Kylie Minogue, Imogen Thomas, Emilia Fox and Chrissy Teigen all made headlines in the last 24 hours for the same reason - not wearing makeup.
'Makeup free Kylie Minogue, 47, gazes longingly at her fiancé Joshua Sasse, 28, as they stroll hand-in-hand after touching down in London'
'Imogen Thomas goes makeup-free and dresses down in her gym kit as she heads out with her two daughters'
'Makeup free Emilia Fox swaps her red carpet style for wacky multi-coloured jumper and dungarees as she hauls bags to her car'
Let's sidestep the fact that the Daily Mail thought it necessary to flag up Kylie and Joshua's age gap and focus on the ends of all three headlines, which give away the truth - this is not news.
These are three women going about their daily lives. Three women who happen to own faces. Faces on which they sometimes choose to wear makeup and sometimes, - shock, horror - they choose not to.
There is an implicit suggestion here that a woman leaving the house without makeup is doing something so subversive it's newsworthy and she's asking to be papped.
I don't for a second believe that the Mail journalists are truly amazed that these women don't have their makeup permanently tattooed on, so what motivates them to write these articles?
The prominence of the words 'makeup free' in these headlines points to the fact this is a winning formula that attracts page views. We, the faceless public, are intrigued by the idea of a celebrity without makeup. (Further proof of the the value the Mail feels these stories carry is that in the course of writing this blog threemorewere published).
Why the interest? Perhaps it is because we want to see the 'real' person behind the performance, or is there something darker at play here? Do we like the idea that the paparazzi have caught a successful woman at a time when she is not 'camera-ready' so we can knock her down a peg or two? Some of the bile posted in the comments sections of these articles would suggest the latter.
The flipside to this is the argument that a woman 'brave' enough to be photographed without makeup is something to be applauded - and that these women are fighting the good fight against patriarchy simply by not applying foundation.
Yahoo published a 'makeup free' story on 20 April, deciding that 'Chrissy Teigen Shared a Makeup-Free First Look With Baby Luna' was the best way to sell a story about the first photo of the new mum and her baby daughter.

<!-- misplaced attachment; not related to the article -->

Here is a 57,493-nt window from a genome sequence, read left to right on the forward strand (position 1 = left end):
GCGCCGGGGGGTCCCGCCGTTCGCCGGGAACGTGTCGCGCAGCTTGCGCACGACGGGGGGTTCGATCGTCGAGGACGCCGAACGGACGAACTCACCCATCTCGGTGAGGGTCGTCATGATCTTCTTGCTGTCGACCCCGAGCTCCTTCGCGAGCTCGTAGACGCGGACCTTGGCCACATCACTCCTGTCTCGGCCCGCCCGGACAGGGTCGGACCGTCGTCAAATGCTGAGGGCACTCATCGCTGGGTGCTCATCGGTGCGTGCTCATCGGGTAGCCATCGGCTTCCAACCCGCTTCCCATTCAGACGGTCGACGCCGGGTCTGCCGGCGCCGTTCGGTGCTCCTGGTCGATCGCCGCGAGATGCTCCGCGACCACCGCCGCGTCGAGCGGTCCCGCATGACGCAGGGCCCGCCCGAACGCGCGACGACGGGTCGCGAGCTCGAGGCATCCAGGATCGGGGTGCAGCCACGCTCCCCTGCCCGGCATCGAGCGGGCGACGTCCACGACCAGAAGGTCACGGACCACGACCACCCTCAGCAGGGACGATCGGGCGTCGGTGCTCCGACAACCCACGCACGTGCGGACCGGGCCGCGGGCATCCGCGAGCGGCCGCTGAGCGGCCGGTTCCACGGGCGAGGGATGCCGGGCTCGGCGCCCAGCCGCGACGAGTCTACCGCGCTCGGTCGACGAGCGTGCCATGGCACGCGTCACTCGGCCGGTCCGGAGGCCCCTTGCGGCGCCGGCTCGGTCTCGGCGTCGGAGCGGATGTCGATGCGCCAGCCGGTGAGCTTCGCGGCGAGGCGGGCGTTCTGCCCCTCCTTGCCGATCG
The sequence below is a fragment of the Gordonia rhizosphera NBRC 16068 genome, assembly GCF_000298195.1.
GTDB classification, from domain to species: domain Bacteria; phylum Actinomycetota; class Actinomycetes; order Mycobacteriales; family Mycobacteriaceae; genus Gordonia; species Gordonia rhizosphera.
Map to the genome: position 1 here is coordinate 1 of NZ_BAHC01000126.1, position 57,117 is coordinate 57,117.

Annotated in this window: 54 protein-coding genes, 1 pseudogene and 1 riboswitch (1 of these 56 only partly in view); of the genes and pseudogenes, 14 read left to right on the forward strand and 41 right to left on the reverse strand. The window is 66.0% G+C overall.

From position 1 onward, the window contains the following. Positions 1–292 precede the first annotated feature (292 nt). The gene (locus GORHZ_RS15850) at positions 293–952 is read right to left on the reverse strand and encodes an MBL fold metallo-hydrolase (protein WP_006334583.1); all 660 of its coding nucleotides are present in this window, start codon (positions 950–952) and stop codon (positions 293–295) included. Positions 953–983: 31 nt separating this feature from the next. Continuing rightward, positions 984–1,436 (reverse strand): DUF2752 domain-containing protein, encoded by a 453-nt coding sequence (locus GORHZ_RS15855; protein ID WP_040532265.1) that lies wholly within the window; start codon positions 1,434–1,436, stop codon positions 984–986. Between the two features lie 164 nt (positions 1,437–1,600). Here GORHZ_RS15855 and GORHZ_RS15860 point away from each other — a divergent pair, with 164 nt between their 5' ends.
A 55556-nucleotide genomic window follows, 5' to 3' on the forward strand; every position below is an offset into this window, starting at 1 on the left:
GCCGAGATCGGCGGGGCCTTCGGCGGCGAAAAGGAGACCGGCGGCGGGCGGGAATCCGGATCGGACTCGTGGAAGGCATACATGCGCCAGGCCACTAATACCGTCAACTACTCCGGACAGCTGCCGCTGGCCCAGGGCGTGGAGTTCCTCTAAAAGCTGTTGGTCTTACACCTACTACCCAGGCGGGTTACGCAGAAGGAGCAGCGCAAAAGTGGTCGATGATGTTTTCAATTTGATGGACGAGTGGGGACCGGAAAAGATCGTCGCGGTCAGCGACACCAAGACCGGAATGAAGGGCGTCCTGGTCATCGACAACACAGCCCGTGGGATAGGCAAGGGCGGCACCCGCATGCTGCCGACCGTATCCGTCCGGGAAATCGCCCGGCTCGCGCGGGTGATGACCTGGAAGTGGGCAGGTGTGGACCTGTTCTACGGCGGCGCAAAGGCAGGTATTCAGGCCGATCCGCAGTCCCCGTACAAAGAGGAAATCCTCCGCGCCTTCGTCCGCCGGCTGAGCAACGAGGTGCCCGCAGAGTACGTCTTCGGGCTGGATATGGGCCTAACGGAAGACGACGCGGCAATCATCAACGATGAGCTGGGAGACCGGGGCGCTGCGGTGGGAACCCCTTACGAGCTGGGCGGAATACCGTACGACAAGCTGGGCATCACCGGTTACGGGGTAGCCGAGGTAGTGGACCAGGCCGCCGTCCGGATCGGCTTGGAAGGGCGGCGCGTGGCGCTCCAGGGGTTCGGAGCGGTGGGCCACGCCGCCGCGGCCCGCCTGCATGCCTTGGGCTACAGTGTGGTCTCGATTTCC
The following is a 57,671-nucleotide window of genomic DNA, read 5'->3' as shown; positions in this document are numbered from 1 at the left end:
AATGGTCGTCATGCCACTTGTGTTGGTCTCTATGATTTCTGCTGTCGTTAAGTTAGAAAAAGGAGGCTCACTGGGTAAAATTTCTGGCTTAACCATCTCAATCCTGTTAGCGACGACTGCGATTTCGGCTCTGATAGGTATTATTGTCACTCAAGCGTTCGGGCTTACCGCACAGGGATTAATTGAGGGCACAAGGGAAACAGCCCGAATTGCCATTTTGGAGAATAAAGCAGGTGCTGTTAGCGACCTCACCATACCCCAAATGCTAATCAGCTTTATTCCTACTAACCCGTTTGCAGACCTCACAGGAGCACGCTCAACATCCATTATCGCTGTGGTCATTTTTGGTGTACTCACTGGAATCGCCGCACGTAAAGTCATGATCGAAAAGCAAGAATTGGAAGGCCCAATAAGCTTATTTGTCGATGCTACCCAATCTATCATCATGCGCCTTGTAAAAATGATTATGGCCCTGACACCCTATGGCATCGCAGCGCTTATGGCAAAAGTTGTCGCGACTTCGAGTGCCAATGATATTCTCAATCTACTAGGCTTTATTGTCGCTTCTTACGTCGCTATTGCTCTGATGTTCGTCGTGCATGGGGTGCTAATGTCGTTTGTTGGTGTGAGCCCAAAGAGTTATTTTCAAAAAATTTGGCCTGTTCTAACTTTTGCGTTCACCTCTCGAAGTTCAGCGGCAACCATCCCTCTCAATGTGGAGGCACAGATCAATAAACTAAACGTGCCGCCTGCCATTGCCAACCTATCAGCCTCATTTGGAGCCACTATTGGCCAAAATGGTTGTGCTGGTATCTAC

"Teigen chose to show a more natural (and nurturing!) side of herself," Yahoo stated.
While the article's tone is positive, commenting on Teigen's glow and "gorgeous ombre" hair, the idea that makeup and being a nurturing mother are somehow incompatible is a worrying one.
Does a coat of mascara really make a woman less "natural"?
The Yahoo article also kindly offers advice on how you too can achieve naturally clear skin like Teigen.
And there's the kick.
Because although this article purports to be a celebratory comment on the fact a woman feels confident enough to share a makeup free photo on a platform filled with filtered selfies, this is actually a cautionary tale about the type of woman who should feel comfortable showing her makeup free face in public.
I'd always thought it was my choice to wear (or not to wear) makeup - a choice I got to make on a daily basis. Wearing makeup does help to make me feel more confident. Applying it is part of a ritual that helps me get ready to face the day.
But the idea that I can't leave the house without it (at least not if I don't want to make a statement) - that makes me feel trapped.
Women aren't being disempowered by their choice to wear makeup - or their choice not to - they're being held back by people who tell them that decision is a loaded one.